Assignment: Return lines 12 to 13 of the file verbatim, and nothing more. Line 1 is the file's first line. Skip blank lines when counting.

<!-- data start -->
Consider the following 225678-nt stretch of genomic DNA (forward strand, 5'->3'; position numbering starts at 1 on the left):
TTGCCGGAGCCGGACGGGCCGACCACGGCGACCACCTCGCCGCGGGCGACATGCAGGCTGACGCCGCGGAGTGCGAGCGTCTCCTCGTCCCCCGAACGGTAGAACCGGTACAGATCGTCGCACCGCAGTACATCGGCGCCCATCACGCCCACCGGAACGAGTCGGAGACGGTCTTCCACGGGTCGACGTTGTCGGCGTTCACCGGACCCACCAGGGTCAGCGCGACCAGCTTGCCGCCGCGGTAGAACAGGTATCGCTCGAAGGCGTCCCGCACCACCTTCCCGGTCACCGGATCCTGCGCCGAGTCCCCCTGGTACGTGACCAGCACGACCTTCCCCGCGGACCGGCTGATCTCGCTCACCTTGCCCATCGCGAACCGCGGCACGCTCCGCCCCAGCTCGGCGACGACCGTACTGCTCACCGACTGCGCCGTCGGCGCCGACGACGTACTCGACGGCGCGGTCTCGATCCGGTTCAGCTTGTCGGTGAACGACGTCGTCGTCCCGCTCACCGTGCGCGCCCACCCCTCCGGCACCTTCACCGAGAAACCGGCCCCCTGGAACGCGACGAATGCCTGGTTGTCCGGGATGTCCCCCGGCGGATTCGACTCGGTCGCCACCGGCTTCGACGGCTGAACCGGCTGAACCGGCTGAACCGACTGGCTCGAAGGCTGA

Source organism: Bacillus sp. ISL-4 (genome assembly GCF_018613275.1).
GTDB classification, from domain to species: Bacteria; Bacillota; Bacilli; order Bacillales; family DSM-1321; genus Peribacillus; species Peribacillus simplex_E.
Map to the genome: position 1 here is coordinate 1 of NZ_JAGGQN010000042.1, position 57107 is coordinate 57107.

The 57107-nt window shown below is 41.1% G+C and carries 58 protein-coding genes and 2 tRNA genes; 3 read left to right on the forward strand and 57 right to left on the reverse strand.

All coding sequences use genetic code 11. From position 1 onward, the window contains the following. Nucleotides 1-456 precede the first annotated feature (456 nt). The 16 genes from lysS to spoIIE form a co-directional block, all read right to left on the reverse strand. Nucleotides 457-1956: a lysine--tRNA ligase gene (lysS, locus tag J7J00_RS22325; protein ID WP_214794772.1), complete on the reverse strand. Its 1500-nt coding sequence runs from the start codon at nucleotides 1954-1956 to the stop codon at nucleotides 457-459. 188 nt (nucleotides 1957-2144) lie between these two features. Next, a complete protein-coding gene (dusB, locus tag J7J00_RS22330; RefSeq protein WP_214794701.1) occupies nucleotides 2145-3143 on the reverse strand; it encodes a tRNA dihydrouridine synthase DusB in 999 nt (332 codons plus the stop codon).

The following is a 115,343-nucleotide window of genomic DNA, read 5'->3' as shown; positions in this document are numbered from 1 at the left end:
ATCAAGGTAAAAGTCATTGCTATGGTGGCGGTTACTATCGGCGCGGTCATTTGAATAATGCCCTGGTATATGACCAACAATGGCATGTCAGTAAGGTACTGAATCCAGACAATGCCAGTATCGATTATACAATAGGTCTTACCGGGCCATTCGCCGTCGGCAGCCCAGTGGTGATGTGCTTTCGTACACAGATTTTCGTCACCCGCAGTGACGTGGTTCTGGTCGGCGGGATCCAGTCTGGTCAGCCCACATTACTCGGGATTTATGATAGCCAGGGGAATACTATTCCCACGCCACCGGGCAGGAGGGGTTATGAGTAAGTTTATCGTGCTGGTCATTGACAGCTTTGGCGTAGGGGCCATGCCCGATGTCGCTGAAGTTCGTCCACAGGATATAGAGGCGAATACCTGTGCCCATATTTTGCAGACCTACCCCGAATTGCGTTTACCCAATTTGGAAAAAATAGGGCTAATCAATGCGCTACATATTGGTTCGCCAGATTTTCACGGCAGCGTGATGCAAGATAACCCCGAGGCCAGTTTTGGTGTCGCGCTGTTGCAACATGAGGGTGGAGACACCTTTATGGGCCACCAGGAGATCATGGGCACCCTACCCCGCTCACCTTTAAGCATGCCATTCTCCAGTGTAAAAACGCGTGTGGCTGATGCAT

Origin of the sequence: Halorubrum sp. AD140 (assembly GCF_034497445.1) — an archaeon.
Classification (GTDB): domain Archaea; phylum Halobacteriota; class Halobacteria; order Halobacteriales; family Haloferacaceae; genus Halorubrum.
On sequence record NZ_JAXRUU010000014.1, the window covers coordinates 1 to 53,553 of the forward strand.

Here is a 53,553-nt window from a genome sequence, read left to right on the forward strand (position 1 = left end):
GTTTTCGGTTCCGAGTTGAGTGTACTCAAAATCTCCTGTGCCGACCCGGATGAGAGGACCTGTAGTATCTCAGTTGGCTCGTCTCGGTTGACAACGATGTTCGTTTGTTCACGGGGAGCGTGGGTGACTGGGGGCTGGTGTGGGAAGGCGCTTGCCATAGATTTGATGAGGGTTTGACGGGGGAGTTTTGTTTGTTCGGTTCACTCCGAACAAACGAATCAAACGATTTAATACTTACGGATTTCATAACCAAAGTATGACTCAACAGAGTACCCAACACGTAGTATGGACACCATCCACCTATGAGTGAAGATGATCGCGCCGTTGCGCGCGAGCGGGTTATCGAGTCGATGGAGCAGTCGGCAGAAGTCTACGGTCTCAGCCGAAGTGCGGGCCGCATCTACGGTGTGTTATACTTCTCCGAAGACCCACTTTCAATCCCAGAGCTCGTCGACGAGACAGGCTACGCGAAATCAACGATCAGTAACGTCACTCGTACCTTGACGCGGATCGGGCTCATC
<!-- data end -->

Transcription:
On sequence record NZ_JAXRUU010000014.1, the window covers coordinates 1 to 53,553 of the forward strand.

Here is a 53,553-nt window from a genome sequence, read left to right on the forward strand (position 1 = left end):